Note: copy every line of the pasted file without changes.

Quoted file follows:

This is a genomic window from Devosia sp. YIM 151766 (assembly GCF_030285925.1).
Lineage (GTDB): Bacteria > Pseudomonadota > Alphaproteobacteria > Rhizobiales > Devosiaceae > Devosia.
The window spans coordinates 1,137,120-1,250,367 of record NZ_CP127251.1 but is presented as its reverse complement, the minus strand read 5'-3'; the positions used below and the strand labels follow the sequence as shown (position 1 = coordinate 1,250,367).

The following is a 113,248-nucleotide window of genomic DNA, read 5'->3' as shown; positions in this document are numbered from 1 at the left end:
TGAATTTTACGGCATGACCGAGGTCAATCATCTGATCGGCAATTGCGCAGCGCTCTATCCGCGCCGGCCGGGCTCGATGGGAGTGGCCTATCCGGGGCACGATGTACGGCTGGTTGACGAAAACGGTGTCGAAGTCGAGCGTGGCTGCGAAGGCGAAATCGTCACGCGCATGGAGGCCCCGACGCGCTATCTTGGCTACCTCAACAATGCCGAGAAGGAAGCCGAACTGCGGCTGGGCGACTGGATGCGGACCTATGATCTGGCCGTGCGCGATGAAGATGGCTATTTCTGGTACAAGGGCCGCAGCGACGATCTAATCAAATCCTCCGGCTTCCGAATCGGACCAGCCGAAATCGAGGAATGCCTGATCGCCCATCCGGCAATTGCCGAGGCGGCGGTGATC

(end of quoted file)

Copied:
This is a genomic window from Devosia sp. YIM 151766 (assembly GCF_030285925.1).
Lineage (GTDB): Bacteria > Pseudomonadota > Alphaproteobacteria > Rhizobiales > Devosiaceae > Devosia.
The window spans coordinates 1,137,120-1,250,367 of record NZ_CP127251.1 but is presented as its reverse complement, the minus strand read 5'-3'; the positions used below and the strand labels follow the sequence as shown (position 1 = coordinate 1,250,367).

The following is a 113,248-nucleotide window of genomic DNA, read 5'->3' as shown; positions in this document are numbered from 1 at the left end:
TGAATTTTACGGCATGACCGAGGTCAATCATCTGATCGGCAATTGCGCAGCGCTCTATCCGCGCCGGCCGGGCTCGATGGGAGTGGCCTATCCGGGGCACGATGTACGGCTGGTTGACGAAAACGGTGTCGAAGTCGAGCGTGGCTGCGAAGGCGAAATCGTCACGCGCATGGAGGCCCCGACGCGCTATCTTGGCTACCTCAACAATGCCGAGAAGGAAGCCGAACTGCGGCTGGGCGACTGGATGCGGACCTATGATCTGGCCGTGCGCGATGAAGATGGCTATTTCTGGTACAAGGGCCGCAGCGACGATCTAATCAAATCCTCCGGCTTCCGAATCGGACCAGCCGAAATCGAGGAATGCCTGATCGCCCATCCGGCAATTGCCGAGGCGGCGGTGATC